Worcestershire Record No. 3 November 1997 p. 7


By Brett Westwood

Britain's largest fly is alive and well and living on horse-pats in a Worcestershire meadow. That's what I'd like to be able to say anyway! The hornet robber fly Asilus crabroniformis is an impressive beast, especially when it zooms up from the grass nearby with an angry buzz. Only then do you realise why it gets its name. At close quarters it's no less dramatic, big and hairy with a black and yellow banded abdomen, and very observant eyes. I saw my first and only hornet robber in a sandy pasture at Hurcott near Kidderminster in August 1995. It was swelteringly hot, and I was taken aback when this huge wasp-like fly rose from the short pony-cropped turf. It flew a short distance and alighted on a pile of horse dung, real text-book behaviour. Following it around the field, dung-hopping, I wondered if it was born and bred on site. The habitat was just right. Hornet robbers like short grass on sand or limestone, grazed by cattle or horses. with lots of pats into which they can lay their eggs. Their larvae are predatory and eat beetle larvae also found in dung. What they don't like are Ivermectins, chemicals which kill off worms and parasites in cattle and other farm animals, because they also destroy all insect life, including robber fly larvae, in dung. As a result, the hornet robbers are becoming increasingly rare as the map shows. The destruction of old meadows and heathland has also taken its toll, so much so that Asilus is now a priority in the Biodiversity Species Action Plans, one of 116 plants and animals for which conservation in the UK is assured. English Nature and the Countryside Council for Wales are both committed to preserving its habitats, and along the way, the habitats of a great many other invertebrates too.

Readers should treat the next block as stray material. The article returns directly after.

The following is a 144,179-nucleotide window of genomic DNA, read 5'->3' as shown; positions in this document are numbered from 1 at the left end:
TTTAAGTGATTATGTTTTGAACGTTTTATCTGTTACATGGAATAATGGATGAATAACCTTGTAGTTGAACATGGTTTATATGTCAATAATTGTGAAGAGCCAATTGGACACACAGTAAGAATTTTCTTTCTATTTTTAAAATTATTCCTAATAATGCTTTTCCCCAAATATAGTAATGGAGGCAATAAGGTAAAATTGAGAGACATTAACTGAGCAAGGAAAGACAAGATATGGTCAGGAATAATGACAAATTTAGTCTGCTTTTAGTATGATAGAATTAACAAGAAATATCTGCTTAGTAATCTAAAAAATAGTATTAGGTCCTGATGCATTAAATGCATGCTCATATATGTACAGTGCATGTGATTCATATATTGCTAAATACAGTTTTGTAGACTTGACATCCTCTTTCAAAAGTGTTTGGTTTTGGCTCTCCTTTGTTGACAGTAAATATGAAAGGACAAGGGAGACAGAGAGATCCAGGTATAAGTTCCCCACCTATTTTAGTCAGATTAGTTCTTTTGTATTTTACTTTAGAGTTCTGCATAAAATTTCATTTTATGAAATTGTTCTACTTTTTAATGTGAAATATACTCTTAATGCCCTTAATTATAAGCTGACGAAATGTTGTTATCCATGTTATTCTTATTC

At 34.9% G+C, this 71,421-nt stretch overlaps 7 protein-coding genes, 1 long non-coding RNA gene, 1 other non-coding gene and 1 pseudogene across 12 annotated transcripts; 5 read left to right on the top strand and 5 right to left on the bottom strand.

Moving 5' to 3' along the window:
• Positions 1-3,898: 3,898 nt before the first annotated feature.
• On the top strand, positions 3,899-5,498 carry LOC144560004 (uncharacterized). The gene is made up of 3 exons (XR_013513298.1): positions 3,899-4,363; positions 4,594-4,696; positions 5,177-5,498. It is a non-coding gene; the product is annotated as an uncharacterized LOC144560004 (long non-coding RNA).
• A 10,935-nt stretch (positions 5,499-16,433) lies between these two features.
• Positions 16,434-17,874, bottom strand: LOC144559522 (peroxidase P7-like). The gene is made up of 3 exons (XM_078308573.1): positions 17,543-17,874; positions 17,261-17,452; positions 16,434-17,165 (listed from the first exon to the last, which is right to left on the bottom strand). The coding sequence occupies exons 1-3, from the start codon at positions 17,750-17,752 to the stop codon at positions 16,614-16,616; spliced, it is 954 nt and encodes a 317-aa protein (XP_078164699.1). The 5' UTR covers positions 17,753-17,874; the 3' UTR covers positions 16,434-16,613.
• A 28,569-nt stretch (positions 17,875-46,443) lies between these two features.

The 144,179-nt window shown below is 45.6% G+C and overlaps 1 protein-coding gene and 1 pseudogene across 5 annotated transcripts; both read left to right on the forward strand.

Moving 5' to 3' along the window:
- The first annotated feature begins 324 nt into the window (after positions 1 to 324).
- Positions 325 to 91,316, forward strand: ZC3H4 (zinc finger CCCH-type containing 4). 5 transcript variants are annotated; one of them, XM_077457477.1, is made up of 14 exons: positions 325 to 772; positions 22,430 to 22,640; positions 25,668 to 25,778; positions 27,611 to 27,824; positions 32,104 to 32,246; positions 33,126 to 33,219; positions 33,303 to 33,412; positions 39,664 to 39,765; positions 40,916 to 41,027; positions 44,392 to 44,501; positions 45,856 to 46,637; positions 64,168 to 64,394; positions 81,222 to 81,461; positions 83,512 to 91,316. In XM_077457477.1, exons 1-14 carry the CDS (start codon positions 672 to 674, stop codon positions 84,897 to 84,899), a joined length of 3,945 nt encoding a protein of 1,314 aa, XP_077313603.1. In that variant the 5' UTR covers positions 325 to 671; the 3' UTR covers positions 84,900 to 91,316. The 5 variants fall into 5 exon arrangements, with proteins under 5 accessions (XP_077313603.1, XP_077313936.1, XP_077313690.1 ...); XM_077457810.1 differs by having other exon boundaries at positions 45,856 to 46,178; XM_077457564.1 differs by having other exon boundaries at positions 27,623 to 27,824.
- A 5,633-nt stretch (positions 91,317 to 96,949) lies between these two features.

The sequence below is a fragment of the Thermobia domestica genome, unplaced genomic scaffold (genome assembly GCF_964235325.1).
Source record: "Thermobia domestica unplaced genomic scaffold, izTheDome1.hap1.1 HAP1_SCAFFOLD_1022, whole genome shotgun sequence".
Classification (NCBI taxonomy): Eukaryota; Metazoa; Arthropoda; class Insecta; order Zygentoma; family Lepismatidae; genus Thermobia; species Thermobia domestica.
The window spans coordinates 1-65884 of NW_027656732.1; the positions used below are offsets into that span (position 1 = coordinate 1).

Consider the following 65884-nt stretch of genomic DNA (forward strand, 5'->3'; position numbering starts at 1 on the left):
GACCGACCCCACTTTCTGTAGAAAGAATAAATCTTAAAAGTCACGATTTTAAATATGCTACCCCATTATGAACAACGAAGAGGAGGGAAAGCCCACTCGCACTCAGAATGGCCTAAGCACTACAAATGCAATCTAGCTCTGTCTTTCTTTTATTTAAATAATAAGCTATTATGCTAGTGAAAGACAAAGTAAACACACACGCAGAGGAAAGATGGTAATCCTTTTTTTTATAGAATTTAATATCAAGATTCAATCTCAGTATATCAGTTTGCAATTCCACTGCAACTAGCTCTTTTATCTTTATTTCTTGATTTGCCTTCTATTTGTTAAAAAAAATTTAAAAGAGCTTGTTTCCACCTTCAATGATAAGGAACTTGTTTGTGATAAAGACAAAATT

The hornet robber hasn't been seen since at Hurcott, but we haven't looked too hard! If you do see a huge (20-25 mms) yellow-banded robber-fly in the county, please pass on your information to Harry Green or the Biological Records Office at the Trust headquarters ..... we'd be very grateful to receive records.

Chinery, M (1986) Insects of Britain & Western Europe. Collins. Reprinted Domino Books 1993. [good pictures]
Chinery, M (1993) 3rd Ed. Insects of Britain & Northern Europe. Collins. [picture and a little more information]
Drake, CM (1991) Provisional Atlas for the larger Brachycera (Diptera) of Britain & Ireland. Biological Records Centre, NERC Institute of Terrestrial Ecology.
Oldroyd, H (1969) Diptera Brachycera section (a) Tabanoidea and Asiloidea. Handbooks for the Identification of British Insects Vol 9, part 4. Royal Entomological Society of London.

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